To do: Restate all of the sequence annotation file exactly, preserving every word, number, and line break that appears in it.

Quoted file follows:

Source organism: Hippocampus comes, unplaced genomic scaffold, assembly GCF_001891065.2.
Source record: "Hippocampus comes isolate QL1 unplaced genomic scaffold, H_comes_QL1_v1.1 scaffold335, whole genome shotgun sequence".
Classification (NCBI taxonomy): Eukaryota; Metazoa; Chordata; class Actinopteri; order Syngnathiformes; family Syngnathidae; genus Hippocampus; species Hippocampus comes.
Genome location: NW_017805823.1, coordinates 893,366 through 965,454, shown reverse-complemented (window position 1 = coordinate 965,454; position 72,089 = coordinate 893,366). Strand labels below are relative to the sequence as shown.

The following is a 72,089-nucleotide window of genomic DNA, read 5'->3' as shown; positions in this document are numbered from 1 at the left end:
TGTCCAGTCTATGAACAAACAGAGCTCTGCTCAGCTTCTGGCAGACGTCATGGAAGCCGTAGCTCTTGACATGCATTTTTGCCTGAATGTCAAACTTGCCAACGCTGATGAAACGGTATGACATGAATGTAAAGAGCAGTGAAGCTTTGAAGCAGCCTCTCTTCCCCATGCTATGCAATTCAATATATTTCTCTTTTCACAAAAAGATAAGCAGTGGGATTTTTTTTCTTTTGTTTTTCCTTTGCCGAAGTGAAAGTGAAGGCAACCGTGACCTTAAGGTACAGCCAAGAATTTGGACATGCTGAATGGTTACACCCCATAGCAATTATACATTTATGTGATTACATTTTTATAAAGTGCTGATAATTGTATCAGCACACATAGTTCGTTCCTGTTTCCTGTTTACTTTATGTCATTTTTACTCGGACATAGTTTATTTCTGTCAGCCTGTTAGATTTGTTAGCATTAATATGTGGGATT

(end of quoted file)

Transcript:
Source organism: Hippocampus comes, unplaced genomic scaffold, assembly GCF_001891065.2.
Source record: "Hippocampus comes isolate QL1 unplaced genomic scaffold, H_comes_QL1_v1.1 scaffold335, whole genome shotgun sequence".
Classification (NCBI taxonomy): Eukaryota; Metazoa; Chordata; class Actinopteri; order Syngnathiformes; family Syngnathidae; genus Hippocampus; species Hippocampus comes.
Genome location: NW_017805823.1, coordinates 893,366 through 965,454, shown reverse-complemented (window position 1 = coordinate 965,454; position 72,089 = coordinate 893,366). Strand labels below are relative to the sequence as shown.

The following is a 72,089-nucleotide window of genomic DNA, read 5'->3' as shown; positions in this document are numbered from 1 at the left end:
TGTCCAGTCTATGAACAAACAGAGCTCTGCTCAGCTTCTGGCAGACGTCATGGAAGCCGTAGCTCTTGACATGCATTTTTGCCTGAATGTCAAACTTGCCAACGCTGATGAAACGGTATGACATGAATGTAAAGAGCAGTGAAGCTTTGAAGCAGCCTCTCTTCCCCATGCTATGCAATTCAATATATTTCTCTTTTCACAAAAAGATAAGCAGTGGGATTTTTTTTCTTTTGTTTTTCCTTTGCCGAAGTGAAAGTGAAGGCAACCGTGACCTTAAGGTACAGCCAAGAATTTGGACATGCTGAATGGTTACACCCCATAGCAATTATACATTTATGTGATTACATTTTTATAAAGTGCTGATAATTGTATCAGCACACATAGTTCGTTCCTGTTTCCTGTTTACTTTATGTCATTTTTACTCGGACATAGTTTATTTCTGTCAGCCTGTTAGATTTGTTAGCATTAATATGTGGGATT